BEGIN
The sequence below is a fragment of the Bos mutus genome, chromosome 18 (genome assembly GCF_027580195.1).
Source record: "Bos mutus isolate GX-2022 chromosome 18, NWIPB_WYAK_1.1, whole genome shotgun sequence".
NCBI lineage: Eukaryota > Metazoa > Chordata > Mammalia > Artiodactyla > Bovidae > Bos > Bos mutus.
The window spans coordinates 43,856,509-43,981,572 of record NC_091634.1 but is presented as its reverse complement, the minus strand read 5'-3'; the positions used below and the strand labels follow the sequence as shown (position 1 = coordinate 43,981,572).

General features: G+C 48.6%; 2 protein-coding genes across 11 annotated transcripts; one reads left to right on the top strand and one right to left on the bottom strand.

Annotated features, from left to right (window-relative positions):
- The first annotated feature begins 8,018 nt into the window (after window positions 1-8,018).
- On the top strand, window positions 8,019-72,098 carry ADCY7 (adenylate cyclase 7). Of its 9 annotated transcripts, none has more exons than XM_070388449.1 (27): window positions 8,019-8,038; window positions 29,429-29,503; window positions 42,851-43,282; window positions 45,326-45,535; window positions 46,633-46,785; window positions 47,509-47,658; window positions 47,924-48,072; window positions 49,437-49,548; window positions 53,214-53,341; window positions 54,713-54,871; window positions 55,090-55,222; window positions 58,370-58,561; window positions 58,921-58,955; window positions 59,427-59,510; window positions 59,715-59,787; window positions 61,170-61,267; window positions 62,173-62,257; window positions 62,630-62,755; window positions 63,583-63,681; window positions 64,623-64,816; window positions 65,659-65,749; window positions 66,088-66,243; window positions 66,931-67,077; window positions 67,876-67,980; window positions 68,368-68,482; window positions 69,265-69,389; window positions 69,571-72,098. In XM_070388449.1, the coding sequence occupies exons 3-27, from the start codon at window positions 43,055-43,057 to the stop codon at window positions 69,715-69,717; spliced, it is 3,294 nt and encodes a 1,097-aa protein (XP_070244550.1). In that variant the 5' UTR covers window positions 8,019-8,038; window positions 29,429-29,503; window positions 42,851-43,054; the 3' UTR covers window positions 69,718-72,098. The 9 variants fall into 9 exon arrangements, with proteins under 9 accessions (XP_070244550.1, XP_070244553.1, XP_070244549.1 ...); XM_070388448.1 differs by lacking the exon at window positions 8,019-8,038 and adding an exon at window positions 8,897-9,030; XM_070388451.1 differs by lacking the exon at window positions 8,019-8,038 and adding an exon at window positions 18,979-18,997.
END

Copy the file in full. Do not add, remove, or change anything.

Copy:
The sequence below is a fragment of the Bos mutus genome, chromosome 18 (genome assembly GCF_027580195.1).
Source record: "Bos mutus isolate GX-2022 chromosome 18, NWIPB_WYAK_1.1, whole genome shotgun sequence".
NCBI lineage: Eukaryota > Metazoa > Chordata > Mammalia > Artiodactyla > Bovidae > Bos > Bos mutus.
The window spans coordinates 43,856,509-43,981,572 of record NC_091634.1 but is presented as its reverse complement, the minus strand read 5'-3'; the positions used below and the strand labels follow the sequence as shown (position 1 = coordinate 43,981,572).

General features: G+C 48.6%; 2 protein-coding genes across 11 annotated transcripts; one reads left to right on the top strand and one right to left on the bottom strand.

Annotated features, from left to right (window-relative positions):
- The first annotated feature begins 8,018 nt into the window (after window positions 1-8,018).
- On the top strand, window positions 8,019-72,098 carry ADCY7 (adenylate cyclase 7). Of its 9 annotated transcripts, none has more exons than XM_070388449.1 (27): window positions 8,019-8,038; window positions 29,429-29,503; window positions 42,851-43,282; window positions 45,326-45,535; window positions 46,633-46,785; window positions 47,509-47,658; window positions 47,924-48,072; window positions 49,437-49,548; window positions 53,214-53,341; window positions 54,713-54,871; window positions 55,090-55,222; window positions 58,370-58,561; window positions 58,921-58,955; window positions 59,427-59,510; window positions 59,715-59,787; window positions 61,170-61,267; window positions 62,173-62,257; window positions 62,630-62,755; window positions 63,583-63,681; window positions 64,623-64,816; window positions 65,659-65,749; window positions 66,088-66,243; window positions 66,931-67,077; window positions 67,876-67,980; window positions 68,368-68,482; window positions 69,265-69,389; window positions 69,571-72,098. In XM_070388449.1, the coding sequence occupies exons 3-27, from the start codon at window positions 43,055-43,057 to the stop codon at window positions 69,715-69,717; spliced, it is 3,294 nt and encodes a 1,097-aa protein (XP_070244550.1). In that variant the 5' UTR covers window positions 8,019-8,038; window positions 29,429-29,503; window positions 42,851-43,054; the 3' UTR covers window positions 69,718-72,098. The 9 variants fall into 9 exon arrangements, with proteins under 9 accessions (XP_070244550.1, XP_070244553.1, XP_070244549.1 ...); XM_070388448.1 differs by lacking the exon at window positions 8,019-8,038 and adding an exon at window positions 8,897-9,030; XM_070388451.1 differs by lacking the exon at window positions 8,019-8,038 and adding an exon at window positions 18,979-18,997.